Please be aware that some painkillers can cause a problem. Aspirin is the biggest problem as it thins the blood and reduces clotting, this will cause excessive bleeding during your tattoo, which will affect the quality of the finished tattoo. Aspirin will also extend the healing time that your tattoo needs so it is best avoided. Ibuprofen based painkillers can give minor pain relief during the process, by reducing localized swelling, and will not hinder the tattoo in any way.

How do I decide on a design?

I suggest that you begin with an initial free consultation with your artist to discuss your design. If you can bring your tattoo artist any reference material that you think is relevant, it will help both of you understand each other much easier. You don’t have to have exact images, even if your examples simply have the same ‘feel’ as what you are trying to convey it will help your tattoo artist understand your needs.

Your tattoo artist should also give you lots of good advice regarding the limitations of the art (don’t forget, we are talking needles, ink and skin here, not pen and paper). They should advise you as to placement, and how the tattoo is likely to be viewed, for example; a small piece that would work well on the wrist, might not work as well placed on the thigh. They should also discuss how well your tattoo will stand the test of time. You can generate some amazingly complex and delicate tattoos, however, tattoo ink spreads and thins out beneath the skin over time, so your dainty tattoo might look great on application day, but may look fuzzy and unrecognisable after just a couple of years. A slightly bolder design could look great for ten years or more. The choice is always the customer’s, but it should always be an informed choice.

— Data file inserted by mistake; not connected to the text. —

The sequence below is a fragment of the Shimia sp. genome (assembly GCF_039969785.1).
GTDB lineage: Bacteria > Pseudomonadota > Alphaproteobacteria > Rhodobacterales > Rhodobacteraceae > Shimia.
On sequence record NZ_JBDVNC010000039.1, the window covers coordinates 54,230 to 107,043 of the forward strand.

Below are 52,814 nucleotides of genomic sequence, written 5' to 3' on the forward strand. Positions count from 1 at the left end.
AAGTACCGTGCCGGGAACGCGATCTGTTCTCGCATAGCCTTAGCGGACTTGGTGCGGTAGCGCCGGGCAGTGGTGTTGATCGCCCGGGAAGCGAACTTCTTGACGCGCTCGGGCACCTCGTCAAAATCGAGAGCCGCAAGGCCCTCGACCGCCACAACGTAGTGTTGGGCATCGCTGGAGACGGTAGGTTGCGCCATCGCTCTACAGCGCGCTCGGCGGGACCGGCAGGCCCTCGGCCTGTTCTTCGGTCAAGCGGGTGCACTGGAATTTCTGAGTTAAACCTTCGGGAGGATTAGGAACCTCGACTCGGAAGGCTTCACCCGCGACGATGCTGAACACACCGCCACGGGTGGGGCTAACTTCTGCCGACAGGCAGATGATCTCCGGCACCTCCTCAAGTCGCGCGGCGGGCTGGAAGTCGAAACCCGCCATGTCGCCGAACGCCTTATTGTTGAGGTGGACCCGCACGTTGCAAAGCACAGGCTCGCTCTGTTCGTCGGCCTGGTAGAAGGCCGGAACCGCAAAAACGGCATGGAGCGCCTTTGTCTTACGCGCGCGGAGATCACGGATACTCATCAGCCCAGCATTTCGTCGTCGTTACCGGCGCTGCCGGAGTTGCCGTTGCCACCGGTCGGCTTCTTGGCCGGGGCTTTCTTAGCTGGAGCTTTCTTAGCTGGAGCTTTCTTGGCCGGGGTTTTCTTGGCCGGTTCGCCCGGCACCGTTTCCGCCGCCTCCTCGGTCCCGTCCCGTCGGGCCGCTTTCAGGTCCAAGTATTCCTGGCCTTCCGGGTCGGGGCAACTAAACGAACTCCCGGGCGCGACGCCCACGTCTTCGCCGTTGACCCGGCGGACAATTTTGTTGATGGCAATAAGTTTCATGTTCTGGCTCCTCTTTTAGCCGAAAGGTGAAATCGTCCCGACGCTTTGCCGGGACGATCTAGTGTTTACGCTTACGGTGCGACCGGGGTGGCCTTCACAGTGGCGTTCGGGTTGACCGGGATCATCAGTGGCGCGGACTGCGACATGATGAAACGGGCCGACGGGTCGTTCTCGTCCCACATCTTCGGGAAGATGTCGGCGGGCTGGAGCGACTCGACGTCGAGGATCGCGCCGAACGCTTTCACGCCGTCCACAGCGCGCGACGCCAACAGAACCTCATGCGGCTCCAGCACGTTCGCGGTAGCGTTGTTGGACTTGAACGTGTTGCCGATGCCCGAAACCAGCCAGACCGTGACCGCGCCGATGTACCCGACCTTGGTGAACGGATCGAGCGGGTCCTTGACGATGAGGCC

How do I decide on a studio?

Visit studios, talk to the artist(s), get a general feel for them. Getting a tattoo is a very personal experience, you should have a rapport with your tattooist, and feel comfortable in their studio. Is the studio clean and well presented? Ask yourself; if this was a dental surgery and not a tattoo studio, would I let them touch my teeth? Potentially there are a great deal of similarities between the two regarding the possibility of cross contamination of instruments and equipment, and the transmitting of blood-borne pathogens.